Corner Brook street photography

Hello friend! This is part two of my series on street photography in different cities. If you haven't read part one I recommend you start with that one first.

small towns are serene

I love the small town. I love it despite the fact that it’s only really a suburb with no more than a handful of stores and residencies. I love this place because wherever you go there’s almost always a great view of the Humber river. I think growing up in Halifax has made me addicted to being around large bodies of water. There’s just something so calming about being around something bigger than you, something that you have no control over, something that you can’t even imagine how to overtake. But I digress this post is about street photography.

Despite the fact that there are very few people populating this area I still manage to find inspiration to take photographs every time I go out and shoot. "The more I take photographs the more I realize that it doesn’t matter where you are." -John Free. In my previous post I mentioned how Joel Maeyerowitz once said that photographing in a city was like approaching a sea of life. If New York is a sea of life then Corner Brook is a shallow creek. That being said if you get manage keep your eyes open, and you’re receptive to the what’s around you, you can still find the occasional oyster with a pearl.

mindset is what's most important

I find that despite the fact that there are less people around, I’m not necessarily getting less photographs compared to a large city. What I am finding is that I need to change my mindset when photographing here as compared to the cities such as Halifax, San Francisco or New York. In the highly populated cities you need to be quick, ready for anything, always anticipating the next moment. You need to realize that there are distractions everywhere and you need to be constantly cutting away from those distractions in order to make a good photograph. In the small city doing street photography is more like a long meditative walk. Remember that the scenery will change slowly, you’re probably going to have to compose your back layer first and wait for your subject to enter the frame. You’re probably going to come face to face with your subject, it’s inevitable in such a small town. You have much less anonymity here compared to the large cities where you can easily blend into the crowd.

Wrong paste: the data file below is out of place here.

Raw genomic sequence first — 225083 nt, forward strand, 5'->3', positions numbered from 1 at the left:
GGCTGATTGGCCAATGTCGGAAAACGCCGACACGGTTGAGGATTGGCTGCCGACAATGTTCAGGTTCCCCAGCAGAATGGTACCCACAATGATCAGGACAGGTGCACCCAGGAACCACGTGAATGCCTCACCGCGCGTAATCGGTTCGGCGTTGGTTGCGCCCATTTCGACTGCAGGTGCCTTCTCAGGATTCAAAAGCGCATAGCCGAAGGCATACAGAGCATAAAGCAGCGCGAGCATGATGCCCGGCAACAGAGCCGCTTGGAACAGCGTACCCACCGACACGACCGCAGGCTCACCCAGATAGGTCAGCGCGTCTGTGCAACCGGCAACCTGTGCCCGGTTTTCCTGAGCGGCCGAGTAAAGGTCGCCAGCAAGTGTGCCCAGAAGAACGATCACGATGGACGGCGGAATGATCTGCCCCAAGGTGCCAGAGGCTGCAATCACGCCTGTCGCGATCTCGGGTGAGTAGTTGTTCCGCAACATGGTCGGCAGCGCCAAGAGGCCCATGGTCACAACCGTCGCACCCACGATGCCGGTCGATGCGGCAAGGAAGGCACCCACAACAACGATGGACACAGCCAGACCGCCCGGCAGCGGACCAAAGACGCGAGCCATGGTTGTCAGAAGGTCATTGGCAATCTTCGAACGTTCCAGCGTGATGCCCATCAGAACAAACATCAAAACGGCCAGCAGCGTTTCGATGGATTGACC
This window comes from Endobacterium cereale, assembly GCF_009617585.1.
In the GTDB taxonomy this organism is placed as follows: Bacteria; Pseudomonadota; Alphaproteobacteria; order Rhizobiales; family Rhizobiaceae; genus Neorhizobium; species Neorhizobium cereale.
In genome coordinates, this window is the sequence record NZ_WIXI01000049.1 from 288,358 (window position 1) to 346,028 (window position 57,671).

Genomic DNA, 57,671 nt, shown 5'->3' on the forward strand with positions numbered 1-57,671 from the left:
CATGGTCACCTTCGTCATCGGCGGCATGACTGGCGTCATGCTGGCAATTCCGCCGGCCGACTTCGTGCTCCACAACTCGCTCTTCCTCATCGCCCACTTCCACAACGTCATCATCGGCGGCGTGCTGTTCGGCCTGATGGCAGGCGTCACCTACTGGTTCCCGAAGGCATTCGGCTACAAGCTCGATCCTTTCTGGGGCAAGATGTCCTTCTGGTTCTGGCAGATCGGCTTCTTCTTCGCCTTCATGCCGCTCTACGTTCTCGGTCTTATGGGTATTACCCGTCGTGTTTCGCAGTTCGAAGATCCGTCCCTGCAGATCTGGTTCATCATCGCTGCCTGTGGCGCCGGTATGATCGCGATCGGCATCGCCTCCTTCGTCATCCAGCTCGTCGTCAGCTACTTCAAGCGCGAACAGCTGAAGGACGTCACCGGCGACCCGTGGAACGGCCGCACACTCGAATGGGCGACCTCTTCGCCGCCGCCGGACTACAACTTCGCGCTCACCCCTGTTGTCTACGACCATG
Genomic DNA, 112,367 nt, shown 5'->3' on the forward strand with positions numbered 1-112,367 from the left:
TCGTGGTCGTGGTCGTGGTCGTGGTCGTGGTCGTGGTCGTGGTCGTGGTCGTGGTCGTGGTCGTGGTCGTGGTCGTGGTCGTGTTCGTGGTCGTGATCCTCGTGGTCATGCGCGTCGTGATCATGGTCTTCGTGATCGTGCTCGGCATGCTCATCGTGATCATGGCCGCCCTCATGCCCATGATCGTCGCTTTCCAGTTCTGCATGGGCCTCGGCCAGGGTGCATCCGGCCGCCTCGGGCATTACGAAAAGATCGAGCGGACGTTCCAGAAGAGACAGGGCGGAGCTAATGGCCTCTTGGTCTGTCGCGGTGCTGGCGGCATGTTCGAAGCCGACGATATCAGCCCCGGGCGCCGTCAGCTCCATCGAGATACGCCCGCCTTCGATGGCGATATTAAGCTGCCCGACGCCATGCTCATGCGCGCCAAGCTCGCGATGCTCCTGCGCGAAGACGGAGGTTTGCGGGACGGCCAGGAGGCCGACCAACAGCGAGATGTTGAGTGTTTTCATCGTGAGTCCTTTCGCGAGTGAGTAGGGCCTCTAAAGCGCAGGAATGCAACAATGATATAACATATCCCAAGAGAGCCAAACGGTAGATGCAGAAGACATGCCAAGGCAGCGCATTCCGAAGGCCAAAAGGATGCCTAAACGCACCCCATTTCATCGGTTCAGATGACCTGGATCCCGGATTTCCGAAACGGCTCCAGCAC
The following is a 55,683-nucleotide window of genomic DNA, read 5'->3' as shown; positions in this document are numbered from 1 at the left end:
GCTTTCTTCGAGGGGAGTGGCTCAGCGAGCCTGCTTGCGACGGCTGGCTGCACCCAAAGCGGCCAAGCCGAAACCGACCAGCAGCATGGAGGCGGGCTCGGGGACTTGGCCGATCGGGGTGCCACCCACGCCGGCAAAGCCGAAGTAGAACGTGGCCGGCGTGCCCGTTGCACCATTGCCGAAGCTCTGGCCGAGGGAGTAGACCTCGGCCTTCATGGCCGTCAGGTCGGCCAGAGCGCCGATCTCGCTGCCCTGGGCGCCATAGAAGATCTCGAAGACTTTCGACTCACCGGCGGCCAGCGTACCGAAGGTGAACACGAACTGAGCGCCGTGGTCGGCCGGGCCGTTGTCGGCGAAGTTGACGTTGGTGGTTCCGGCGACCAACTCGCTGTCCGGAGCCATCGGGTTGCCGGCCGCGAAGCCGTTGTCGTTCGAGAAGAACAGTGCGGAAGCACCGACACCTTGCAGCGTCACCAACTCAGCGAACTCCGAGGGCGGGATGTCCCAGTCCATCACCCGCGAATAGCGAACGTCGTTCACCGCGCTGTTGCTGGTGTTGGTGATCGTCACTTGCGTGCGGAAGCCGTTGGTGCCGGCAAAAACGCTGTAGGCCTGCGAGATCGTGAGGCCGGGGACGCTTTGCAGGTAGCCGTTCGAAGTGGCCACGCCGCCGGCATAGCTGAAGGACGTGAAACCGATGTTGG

Growing as a photographer

I find that even though my photographs are certainly less stimulating than the photographs taken with a dozen people well composed in the frame, I feel as though my work has become better than the work that I’ve done when I was living in Halifax. This is undoubtedly due to me simply being a more focused and dedicated photographer, but I also can’t help but feel as though the act of living in a small town has changed my entire mindset on photography. I used to get upset when I didn’t have a good photograph after a day of trying, now I just feel as though that’s a normal part of the game. Perhaps this is just because I’m getting older, less childish, and less whiny with my abilities as a photographer. But maybe there’s more to it than that. Maybe the act of putting myself in a small town without constant stimulus has been good for my mental health and expectations. Maybe accepting the fact that not a lot goes on has made me more appreciative of the small things in life that do contain beauty, or do contain something interesting enough to photograph.

Anyway, these are just my thoughts on what it’s like photographing small towns and big cities. I hope this has helped you understand a bit about what it’s like being a street photographer in different locations.